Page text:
Denton Volksmarching Event

Dave was working the start table.

Chatting with Helen before starting.

Ed checking out the Hermon Lee Ensign horse fountain.
It was donated by the National Humane Alliance in 1911.

We detoured from the official walk route to cross
this arched rock bridge to visit Quakertown Park.

We found this stained-glass memorial to
Pops Carter, a local blues legend.

Back on the walk route we passed some pretty
purple iris along a stream of river rock.
“O Be Joyful,” depicts two sisters
dancing with outstretched arms.

Festival In Motion, a.k.a. Woman Rolling Down a Hill,
donated by the Denton Festival Foundation in May 2004.

Elk statue is located next to Elk’s Lodge #2446.

Postcard style mural by Mick Burson.

An empty 2-story power generating plant building
was converted for use as Central Fire Station.
There is a fire fighting museum located here also.
Warehouse and feed mill built in 1941
for the Kimbell-Diamond Milling Company.

Train mural on Patterson-Appleton Arts Center by Mick Burson.

Abstract Train Mural on the same building by
the same artist. I like the first one better.

Carol headed toward the transit center.

Bob was manning checkpoint #1 at the transit center.

Heart graffiti/mural on an empty
building along the railroad tracks

Scrap Mural by Mick Burson.

Looks like an old gas station!

Retired bell from old John B. Denton
College, in the courtyard at the First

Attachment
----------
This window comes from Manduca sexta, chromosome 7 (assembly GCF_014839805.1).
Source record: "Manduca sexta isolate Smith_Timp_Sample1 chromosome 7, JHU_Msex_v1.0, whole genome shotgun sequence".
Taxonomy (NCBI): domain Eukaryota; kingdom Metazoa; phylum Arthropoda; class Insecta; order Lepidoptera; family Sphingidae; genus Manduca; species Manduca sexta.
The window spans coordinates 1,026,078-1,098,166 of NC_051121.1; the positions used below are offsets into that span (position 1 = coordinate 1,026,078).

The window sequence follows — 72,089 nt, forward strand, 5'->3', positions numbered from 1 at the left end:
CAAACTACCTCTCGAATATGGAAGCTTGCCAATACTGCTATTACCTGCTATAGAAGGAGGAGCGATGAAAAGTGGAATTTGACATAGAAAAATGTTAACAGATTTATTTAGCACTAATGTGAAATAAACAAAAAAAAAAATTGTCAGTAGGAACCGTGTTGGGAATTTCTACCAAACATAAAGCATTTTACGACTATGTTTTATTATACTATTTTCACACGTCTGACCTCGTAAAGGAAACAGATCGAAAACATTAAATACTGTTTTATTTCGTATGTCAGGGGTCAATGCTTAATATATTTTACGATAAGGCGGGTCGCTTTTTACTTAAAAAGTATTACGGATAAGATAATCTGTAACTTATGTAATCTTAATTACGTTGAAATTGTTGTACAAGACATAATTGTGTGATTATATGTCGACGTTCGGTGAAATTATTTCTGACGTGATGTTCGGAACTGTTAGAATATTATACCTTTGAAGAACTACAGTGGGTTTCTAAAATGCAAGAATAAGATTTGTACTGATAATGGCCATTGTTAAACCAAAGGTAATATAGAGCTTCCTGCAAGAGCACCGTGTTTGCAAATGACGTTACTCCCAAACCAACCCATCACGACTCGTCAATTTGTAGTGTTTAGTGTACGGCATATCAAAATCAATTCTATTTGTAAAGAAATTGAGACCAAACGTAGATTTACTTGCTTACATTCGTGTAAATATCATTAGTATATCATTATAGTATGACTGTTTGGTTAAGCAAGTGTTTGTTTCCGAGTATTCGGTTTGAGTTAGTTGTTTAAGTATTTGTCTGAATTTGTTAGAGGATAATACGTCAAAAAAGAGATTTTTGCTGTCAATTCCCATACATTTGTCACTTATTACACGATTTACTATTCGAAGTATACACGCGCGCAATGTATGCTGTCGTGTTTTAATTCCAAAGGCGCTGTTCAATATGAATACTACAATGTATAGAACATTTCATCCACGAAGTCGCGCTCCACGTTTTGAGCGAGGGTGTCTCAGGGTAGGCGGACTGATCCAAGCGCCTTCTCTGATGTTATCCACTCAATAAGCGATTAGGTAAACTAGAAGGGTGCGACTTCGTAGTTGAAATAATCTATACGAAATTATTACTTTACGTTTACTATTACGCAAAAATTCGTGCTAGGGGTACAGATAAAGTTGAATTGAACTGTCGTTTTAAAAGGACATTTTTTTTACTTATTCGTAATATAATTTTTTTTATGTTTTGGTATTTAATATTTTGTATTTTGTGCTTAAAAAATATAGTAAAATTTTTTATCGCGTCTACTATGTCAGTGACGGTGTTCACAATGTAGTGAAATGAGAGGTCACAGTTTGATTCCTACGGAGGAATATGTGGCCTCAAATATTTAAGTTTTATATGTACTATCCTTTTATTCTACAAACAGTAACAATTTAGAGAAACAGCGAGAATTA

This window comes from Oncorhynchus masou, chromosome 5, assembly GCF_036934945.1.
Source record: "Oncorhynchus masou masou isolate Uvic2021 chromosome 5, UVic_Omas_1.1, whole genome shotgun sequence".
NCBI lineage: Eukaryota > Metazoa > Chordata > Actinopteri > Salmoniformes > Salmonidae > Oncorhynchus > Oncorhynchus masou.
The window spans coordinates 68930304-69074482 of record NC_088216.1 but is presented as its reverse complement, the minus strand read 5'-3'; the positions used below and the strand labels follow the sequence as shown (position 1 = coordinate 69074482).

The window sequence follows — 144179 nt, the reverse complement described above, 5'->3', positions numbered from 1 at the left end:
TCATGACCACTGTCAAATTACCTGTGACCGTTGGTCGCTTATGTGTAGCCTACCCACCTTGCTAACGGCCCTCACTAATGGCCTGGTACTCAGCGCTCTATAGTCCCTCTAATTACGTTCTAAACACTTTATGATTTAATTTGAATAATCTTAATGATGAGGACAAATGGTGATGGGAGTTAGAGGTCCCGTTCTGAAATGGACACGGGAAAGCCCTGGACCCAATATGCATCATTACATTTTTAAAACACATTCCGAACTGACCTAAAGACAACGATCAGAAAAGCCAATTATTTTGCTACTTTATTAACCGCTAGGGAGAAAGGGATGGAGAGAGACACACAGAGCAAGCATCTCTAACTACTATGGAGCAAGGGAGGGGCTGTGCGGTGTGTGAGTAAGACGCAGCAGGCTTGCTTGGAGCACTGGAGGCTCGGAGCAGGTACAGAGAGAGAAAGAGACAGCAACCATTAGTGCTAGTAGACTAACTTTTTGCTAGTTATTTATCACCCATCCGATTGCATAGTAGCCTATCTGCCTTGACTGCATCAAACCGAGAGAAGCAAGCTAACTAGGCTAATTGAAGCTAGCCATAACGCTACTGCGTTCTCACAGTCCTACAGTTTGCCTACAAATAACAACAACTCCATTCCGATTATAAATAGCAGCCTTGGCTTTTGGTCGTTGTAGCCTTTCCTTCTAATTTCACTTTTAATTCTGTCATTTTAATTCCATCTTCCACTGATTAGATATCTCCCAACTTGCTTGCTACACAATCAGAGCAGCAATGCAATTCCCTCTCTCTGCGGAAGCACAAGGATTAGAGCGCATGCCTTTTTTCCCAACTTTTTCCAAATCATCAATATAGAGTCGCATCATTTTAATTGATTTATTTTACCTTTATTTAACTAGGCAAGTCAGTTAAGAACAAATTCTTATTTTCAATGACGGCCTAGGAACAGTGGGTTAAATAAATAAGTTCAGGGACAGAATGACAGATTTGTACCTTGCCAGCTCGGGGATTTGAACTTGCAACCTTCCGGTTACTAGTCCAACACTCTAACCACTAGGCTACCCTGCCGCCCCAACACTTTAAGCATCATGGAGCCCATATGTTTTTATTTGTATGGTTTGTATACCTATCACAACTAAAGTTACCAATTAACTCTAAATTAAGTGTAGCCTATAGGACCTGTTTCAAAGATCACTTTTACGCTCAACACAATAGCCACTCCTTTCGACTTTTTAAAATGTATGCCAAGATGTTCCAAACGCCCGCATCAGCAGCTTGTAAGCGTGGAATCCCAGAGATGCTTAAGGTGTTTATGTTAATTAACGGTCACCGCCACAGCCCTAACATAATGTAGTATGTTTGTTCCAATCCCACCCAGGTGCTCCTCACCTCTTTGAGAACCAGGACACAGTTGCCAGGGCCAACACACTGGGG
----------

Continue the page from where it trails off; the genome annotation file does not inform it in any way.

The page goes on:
United Methodist Church.
1st United Methodist Church takes up a whole
city block with 3 buildings and a parking lot.

Fuzzy’s would have been a good place to
stop for lunch, but it was too early.

Jackalope sitting on a trailer.

The Wright Opera House opened in 1901. It
hosted popular operas and other shows of the
era. It also doubled as a saloon until 1913.
Couldn’t get a good picture of the whole mural
as cars were parked in front of it. This one
was done by art students of Denton High School.

The central octagonal dome of the courthouse
has four clocks – but they're not working.

Ornate handles on the courthouse doors.

Out of place grave of Col. John B. Denton: pioneer lawyer,
preacher, and soldier. He’s buried on the courthouse lawn.

Old bank building from 1913 with a “Temple” design
entrance. It has a marble veneer with huge columns.
Above the entrance is some elaborate decorations.

Bronze tornado of leaves, pine cones, and acorns
by David C. Iles in front of the former bank.

Confederate Soldiers Memorial on the
lawn of the Denton County Courthouse.

Walkers ahead of us at Checkpoint #2 .

A multi-war memorial on the southwest
corner of the old county courthouse.

Art Deco building dates from 1890, with
alterations made to it in 1925, and later
in 1960. It was originally called the Texas
Theater, but was renamed Fine Arts Theater in 1957.

A watercolor of the 1896 Denton Courthouse by C. Reid.
Built in 1915, this was the first building
on the square to be built with a steel frame.

The Campus Theatre was built in 1949. It was
one of three owned by Interstate Theatres.
It closed its doors in 1985.

Purple Shamrock is mainly a houseplant, but we
found this one blooming in an outdoor planter.

Another Mick Burson mural. This one
is on the side of Creative Art Studio.
Bell tower of St. Andrew Presbyterian, built in 1942.

Built in 1882, the R.C. Scripture Building
is home to Dix Coney Island.

1936 Texas Centennial Marker across
the street from where the walk turned.

Old City Hall was built in 1927. It was designed by
the prominent Fort Worth architectural firm Van Slyke
and Woodruff in the Spanish Renaissance style.

A mural painting class at the University of
North Texas College of Visual Arts and Design
painted this mural in 2016.

Passed this fountain near the entrance to
Cupboard Natural Foods, and the walk is done.